When building VabaSaba, our Tinder for cats, we spent a lot of effort getting transitions and animations running smoothly with React Native. These features required specialized React Native knowledge to build and involved a fairly steep learning curve, making it harder to optimize performance than if we had worked with native iOS and Android solutions. 

Performance and initialization time
when using Native vs. React Native
Check out Vaba Saba app at Google Play or App Store.

Open Source Libraries

React Native taps into the very large Javascript ecosystem, which can provide developers with tons of libraries to work with. In practice, however, it often takes time to search through these libraries, try things out, and make compromises based on what they have to offer. Libraries don’t always have an active maintainer, either, so you have to take into account the time it takes to maintain them on your own when considering React Native.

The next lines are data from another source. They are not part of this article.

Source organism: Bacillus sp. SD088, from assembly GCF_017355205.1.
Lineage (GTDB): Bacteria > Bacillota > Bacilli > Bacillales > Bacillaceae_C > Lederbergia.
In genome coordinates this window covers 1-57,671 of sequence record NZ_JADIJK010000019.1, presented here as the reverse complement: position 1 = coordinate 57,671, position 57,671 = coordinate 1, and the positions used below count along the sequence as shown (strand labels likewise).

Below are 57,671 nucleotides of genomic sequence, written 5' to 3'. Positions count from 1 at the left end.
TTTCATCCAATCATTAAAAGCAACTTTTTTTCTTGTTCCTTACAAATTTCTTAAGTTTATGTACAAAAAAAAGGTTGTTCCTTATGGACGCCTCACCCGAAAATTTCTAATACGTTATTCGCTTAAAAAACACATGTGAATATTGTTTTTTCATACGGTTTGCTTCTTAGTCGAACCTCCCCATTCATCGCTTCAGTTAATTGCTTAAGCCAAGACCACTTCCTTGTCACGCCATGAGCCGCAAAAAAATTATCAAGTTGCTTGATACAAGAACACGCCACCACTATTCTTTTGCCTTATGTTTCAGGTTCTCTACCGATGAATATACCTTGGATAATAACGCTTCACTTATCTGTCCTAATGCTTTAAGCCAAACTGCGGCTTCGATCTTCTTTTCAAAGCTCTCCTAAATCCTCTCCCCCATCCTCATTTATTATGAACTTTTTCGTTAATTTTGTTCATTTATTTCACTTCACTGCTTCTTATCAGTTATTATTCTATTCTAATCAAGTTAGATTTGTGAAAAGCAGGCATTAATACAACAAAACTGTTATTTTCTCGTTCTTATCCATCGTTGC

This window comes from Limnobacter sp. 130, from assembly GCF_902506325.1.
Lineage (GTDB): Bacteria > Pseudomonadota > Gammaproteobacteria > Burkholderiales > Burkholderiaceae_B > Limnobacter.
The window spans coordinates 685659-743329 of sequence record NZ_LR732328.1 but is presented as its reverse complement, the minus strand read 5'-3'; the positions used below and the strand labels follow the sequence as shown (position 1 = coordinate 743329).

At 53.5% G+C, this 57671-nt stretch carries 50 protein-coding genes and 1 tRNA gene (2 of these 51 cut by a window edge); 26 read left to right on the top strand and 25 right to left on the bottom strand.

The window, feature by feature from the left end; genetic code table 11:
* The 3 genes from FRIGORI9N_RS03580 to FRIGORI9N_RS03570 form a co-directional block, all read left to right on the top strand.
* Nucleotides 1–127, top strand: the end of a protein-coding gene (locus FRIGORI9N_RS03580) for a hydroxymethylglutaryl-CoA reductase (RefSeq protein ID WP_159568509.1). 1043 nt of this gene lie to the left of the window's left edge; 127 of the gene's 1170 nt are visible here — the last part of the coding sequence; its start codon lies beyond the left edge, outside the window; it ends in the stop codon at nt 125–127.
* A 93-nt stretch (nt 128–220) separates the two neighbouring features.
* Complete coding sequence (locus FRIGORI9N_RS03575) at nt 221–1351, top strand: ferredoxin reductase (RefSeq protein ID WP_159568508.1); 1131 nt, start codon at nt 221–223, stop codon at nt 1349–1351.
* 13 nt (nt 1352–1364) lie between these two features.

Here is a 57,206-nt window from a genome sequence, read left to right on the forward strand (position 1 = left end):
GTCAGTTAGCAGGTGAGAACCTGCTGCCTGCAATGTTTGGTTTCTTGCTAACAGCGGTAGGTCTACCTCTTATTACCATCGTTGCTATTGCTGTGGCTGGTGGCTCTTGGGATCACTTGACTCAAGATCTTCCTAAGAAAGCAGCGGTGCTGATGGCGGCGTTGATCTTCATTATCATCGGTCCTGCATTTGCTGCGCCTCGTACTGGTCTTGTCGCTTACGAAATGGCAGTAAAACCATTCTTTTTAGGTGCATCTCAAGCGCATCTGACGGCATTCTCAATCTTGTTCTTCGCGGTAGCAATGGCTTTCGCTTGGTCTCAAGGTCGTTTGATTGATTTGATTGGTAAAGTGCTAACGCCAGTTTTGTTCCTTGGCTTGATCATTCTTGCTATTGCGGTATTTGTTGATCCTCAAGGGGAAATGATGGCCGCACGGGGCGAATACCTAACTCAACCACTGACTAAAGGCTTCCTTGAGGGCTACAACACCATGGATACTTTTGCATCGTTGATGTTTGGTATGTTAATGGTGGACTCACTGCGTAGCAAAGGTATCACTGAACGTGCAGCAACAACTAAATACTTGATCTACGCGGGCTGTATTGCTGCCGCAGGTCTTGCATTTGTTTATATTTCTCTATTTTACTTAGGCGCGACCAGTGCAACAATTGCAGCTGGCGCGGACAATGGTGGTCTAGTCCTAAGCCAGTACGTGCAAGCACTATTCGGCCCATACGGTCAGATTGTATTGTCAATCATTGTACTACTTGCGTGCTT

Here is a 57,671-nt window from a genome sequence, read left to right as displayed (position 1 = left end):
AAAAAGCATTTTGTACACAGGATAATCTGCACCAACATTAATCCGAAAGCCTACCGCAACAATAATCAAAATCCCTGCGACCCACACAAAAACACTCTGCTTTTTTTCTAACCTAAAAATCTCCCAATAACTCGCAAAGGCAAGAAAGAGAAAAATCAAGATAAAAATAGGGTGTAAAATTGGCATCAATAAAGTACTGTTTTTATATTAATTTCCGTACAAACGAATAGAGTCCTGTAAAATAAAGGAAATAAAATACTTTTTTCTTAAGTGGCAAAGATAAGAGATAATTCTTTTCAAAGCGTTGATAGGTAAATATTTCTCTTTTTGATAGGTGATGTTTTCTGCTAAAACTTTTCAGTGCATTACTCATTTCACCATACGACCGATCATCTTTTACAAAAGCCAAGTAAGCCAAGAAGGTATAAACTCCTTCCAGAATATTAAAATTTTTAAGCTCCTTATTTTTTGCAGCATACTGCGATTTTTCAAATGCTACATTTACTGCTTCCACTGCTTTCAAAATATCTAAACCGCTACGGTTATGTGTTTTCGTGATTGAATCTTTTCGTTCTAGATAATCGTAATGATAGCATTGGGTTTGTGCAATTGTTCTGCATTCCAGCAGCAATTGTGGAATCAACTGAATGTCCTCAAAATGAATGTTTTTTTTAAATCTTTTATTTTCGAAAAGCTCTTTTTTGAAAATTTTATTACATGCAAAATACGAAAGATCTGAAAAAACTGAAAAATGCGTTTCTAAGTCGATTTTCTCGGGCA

Plus, open source libraries are often written from the perspective of a single platform. We couldn’t use the Lottie animation library for Android in a recent project because the React Native version for Android was much older than the iOS version. That’s the tradeoff for React Native’s extensive reach: it can’t be great at everything all at once. 

Native vs. React Native: the takeaway

Building hybrid apps isn’t easy. If your team starts developing something with React Native then encounters an issue that can only be resolved natively, you’ll end up spending much more time and effort figuring things out than if you had gone with a native solution from the start.